The Lions' draft record had been horrible under Millen. They missed on top-10 picks like quarterback Joey Harrington and wide receivers Charles Rogers and Mike Williams, while also failing to find gems in the middle and late rounds.
But Martin Mayhew, who was promoted from assistant general manager to GM, stuck up for the scouts and said the Lions simply needed to make better decisions. Mayhew made many changes to the process, such as realigning scouts and preparing harder before draft day, but he made few changes to the staff.
"There were people clamoring for change in our scouts, and we didn't make any dramatic changes," Mayhew said. "The early returns on our draft class is pretty good. So I think those guys feel somewhat vindicated."
A big part of the problem was the Lions' constant turnover in coaches, coordinators and systems. The scouts would look for one type of player, then another, then another.
"We've had a lot of coaching changes," said Schwartz, who began his NFL career as a scout with the old Browns in 1993-95. "Within the coaching changes, there have been a lot of changes in scheme and a lot of changes in philosophy. That's difficult for scouts.
"It's not so much what a scout likes. It's how it fits with what you're doing offensively or defensively. They need the comfort level of knowing that what you expect from players isn't going to change from year to year and you're not going to all of a sudden say, 'Hey, we were just kidding. We're going to scrap that. We're going to go to something else.' "
Schwartz came to the Lions from the Titans, one of the NFL's most stable organizations. He was their defensive coordinator for eight years. Jeff Fisher has been their head coach since 1994, when they were the Houston Oilers. Schwartz also can point to perennial contenders like the Colts and the Patriots, whose head coach, Bill Belichick, was his boss in Cleveland.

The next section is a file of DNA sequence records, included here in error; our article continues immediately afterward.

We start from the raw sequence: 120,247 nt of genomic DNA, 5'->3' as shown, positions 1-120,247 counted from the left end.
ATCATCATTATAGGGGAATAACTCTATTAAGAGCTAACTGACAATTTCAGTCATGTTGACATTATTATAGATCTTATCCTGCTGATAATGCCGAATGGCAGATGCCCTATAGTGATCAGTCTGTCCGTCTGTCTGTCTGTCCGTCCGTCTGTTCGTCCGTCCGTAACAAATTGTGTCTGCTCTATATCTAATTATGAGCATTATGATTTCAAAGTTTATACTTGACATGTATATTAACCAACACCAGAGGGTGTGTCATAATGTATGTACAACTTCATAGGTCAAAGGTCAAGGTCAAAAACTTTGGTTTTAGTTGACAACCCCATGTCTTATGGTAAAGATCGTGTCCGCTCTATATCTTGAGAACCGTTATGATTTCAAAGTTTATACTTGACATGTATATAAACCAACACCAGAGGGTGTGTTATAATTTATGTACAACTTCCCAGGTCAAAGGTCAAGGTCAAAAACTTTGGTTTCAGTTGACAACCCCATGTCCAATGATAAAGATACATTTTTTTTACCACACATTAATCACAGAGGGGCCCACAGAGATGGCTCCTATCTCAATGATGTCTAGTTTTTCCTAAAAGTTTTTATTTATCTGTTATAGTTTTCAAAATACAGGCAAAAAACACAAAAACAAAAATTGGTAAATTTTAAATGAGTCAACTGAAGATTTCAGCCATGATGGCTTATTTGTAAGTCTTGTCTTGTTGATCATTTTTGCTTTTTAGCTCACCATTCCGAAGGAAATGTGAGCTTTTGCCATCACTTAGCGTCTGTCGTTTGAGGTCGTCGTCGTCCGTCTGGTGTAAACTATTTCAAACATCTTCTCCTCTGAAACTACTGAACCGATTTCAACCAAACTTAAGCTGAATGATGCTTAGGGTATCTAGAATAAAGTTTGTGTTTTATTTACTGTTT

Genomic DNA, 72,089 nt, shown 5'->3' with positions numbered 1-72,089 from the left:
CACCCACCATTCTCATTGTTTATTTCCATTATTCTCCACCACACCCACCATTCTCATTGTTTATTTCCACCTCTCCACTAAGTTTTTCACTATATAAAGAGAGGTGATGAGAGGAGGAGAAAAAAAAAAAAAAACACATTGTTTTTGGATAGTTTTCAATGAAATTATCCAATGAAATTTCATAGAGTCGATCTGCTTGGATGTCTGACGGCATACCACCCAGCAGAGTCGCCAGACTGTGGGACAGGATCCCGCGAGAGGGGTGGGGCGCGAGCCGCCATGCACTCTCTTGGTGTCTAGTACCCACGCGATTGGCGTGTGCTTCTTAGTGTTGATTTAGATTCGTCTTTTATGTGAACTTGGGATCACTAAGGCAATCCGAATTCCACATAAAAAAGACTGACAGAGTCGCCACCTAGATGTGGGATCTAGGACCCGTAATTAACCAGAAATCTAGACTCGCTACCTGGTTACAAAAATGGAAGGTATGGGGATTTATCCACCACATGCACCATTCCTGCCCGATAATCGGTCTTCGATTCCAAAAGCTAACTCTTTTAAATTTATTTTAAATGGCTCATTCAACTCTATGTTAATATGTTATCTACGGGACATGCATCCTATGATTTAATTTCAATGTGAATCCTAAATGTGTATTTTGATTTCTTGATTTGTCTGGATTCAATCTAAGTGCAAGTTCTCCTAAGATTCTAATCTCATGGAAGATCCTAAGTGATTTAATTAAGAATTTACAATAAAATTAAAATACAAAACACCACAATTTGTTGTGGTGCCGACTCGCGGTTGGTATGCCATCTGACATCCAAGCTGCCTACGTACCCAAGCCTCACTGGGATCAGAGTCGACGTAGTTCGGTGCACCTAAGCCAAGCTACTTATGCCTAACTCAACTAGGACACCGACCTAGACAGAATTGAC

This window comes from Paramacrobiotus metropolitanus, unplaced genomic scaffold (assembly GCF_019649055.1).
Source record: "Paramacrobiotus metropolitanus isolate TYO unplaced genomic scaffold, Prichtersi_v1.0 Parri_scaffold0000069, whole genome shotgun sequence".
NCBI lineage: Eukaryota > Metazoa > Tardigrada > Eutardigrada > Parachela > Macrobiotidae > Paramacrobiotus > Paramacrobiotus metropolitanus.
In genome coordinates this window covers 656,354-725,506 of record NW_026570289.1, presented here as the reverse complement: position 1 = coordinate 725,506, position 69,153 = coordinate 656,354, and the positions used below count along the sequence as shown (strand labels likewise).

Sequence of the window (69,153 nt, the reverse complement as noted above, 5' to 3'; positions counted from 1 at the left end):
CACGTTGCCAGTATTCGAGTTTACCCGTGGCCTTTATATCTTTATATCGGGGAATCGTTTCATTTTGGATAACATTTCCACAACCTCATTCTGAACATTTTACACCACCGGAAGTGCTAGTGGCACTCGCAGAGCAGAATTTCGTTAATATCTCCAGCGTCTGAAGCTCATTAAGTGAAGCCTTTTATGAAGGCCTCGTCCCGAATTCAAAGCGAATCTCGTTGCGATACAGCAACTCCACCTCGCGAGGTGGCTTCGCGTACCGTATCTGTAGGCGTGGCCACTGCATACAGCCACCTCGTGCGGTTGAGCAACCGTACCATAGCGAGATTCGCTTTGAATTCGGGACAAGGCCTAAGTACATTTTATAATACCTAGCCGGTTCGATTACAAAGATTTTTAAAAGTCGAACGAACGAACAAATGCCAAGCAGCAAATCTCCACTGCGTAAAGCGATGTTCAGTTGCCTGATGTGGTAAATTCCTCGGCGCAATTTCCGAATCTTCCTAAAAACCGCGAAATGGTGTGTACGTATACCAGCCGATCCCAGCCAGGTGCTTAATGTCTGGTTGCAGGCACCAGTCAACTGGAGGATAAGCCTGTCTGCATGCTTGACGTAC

"I think when you look at teams that draft well over time, there's a lot of continuity there -- continuity in their system -- and they're drafting a certain kind of player," Schwartz said. "There's a reason why people have cliches like 'square peg and round hole' and things like that, because there's some players that are really good players but just may not fit a particular scheme and may be more effective in something else."
The Lions want to break their pattern of instability. For the first time in more than a decade, they have brought back their head coach and both coordinators intact. The scouts have been working on firmer ground.
"They're a little bit more comfortable," Schwartz said. "We drafted players who fit what we do, and it gives the scouts a comfort level to look and say, 'Hey, look, I know that's the kind of guy they were looking for.' "
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